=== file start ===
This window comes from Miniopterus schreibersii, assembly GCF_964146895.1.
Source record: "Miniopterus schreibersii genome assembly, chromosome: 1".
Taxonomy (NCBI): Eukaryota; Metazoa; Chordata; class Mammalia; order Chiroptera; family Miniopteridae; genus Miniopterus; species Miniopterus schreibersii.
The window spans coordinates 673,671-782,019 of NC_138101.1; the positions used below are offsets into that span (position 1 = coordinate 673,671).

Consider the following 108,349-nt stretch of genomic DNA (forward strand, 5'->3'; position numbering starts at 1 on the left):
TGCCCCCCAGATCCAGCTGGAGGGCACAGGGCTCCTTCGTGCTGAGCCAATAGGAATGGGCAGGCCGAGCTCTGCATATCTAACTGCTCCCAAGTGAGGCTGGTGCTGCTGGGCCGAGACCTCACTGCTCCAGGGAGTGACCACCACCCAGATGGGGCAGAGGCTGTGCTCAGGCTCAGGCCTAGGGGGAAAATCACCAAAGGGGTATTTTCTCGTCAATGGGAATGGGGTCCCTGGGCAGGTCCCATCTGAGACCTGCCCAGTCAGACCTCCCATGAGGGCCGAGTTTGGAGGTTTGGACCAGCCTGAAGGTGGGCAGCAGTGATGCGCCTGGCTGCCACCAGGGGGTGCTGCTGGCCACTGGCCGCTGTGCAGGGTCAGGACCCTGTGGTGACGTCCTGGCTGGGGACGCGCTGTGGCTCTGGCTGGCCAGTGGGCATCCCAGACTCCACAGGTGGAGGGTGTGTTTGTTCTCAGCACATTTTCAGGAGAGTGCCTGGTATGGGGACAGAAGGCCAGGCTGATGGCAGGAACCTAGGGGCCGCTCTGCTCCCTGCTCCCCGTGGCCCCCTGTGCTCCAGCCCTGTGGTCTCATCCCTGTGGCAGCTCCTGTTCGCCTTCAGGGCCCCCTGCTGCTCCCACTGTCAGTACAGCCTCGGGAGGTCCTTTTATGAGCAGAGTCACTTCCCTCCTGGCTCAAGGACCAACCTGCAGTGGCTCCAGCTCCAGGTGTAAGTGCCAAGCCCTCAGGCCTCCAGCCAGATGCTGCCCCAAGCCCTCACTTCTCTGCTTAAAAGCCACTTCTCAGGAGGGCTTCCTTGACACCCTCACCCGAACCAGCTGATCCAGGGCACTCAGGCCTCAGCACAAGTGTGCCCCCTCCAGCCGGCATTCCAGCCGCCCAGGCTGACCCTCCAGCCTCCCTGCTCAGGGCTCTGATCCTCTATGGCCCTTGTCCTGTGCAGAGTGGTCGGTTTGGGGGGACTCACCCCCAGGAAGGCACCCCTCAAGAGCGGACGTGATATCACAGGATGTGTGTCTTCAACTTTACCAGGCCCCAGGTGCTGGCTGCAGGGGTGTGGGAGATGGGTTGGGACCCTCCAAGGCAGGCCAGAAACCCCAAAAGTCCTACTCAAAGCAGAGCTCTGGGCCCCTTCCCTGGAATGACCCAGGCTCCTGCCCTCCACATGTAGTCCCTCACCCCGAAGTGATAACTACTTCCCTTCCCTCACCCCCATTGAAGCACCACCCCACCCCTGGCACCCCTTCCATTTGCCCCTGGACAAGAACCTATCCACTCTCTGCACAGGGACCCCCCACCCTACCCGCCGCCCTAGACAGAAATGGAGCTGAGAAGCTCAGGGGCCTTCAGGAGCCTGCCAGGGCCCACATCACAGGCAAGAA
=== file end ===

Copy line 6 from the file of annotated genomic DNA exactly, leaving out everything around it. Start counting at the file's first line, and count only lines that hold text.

TGCCCCCCAGATCCAGCTGGAGGGCACAGGGCTCCTTCGTGCTGAGCCAATAGGAATGGGCAGGCCGAGCTCTGCATATCTAACTGCTCCCAAGTGAGGCTGGTGCTGCTGGGCCGAGACCTCACTGCTCCAGGGAGTGACCACCACCCAGATGGGGCAGAGGCTGTGCTCAGGCTCAGGCCTAGGGGGAAAATCACCAAAGGGGTATTTTCTCGTCAATGGGAATGGGGTCCCTGGGCAGGTCCCATCTGAGACCTGCCCAGTCAGACCTCCCATGAGGGCCGAGTTTGGAGGTTTGGACCAGCCTGAAGGTGGGCAGCAGTGATGCGCCTGGCTGCCACCAGGGGGTGCTGCTGGCCACTGGCCGCTGTGCAGGGTCAGGACCCTGTGGTGACGTCCTGGCTGGGGACGCGCTGTGGCTCTGGCTGGCCAGTGGGCATCCCAGACTCCACAGGTGGAGGGTGTGTTTGTTCTCAGCACATTTTCAGGAGAGTGCCTGGTATGGGGACAGAAGGCCAGGCTGATGGCAGGAACCTAGGGGCCGCTCTGCTCCCTGCTCCCCGTGGCCCCCTGTGCTCCAGCCCTGTGGTCTCATCCCTGTGGCAGCTCCTGTTCGCCTTCAGGGCCCCCTGCTGCTCCCACTGTCAGTACAGCCTCGGGAGGTCCTTTTATGAGCAGAGTCACTTCCCTCCTGGCTCAAGGACCAACCTGCAGTGGCTCCAGCTCCAGGTGTAAGTGCCAAGCCCTCAGGCCTCCAGCCAGATGCTGCCCCAAGCCCTCACTTCTCTGCTTAAAAGCCACTTCTCAGGAGGGCTTCCTTGACACCCTCACCCGAACCAGCTGATCCAGGGCACTCAGGCCTCAGCACAAGTGTGCCCCCTCCAGCCGGCATTCCAGCCGCCCAGGCTGACCCTCCAGCCTCCCTGCTCAGGGCTCTGATCCTCTATGGCCCTTGTCCTGTGCAGAGTGGTCGGTTTGGGGGGACTCACCCCCAGGAAGGCACCCCTCAAGAGCGGACGTGATATCACAGGATGTGTGTCTTCAACTTTACCAGGCCCCAGGTGCTGGCTGCAGGGGTGTGGGAGATGGGTTGGGACCCTCCAAGGCAGGCCAGAAACCCCAAAAGTCCTACTCAAAGCAGAGCTCTGGGCCCCTTCCCTGGAATGACCCAGGCTCCTGCCCTCCACATGTAGTCCCTCACCCCGAAGTGATAACTACTTCCCTTCCCTCACCCCCATTGAAGCACCACCCCACCCCTGGCACCCCTTCCATTTGCCCCTGGACAAGAACCTATCCACTCTCTGCACAGGGACCCCCCACCCTACCCGCCGCCCTAGACAGAAATGGAGCTGAGAAGCTCAGGGGCCTTCAGGAGCCTGCCAGGGCCCACATCACAGGCAAGAA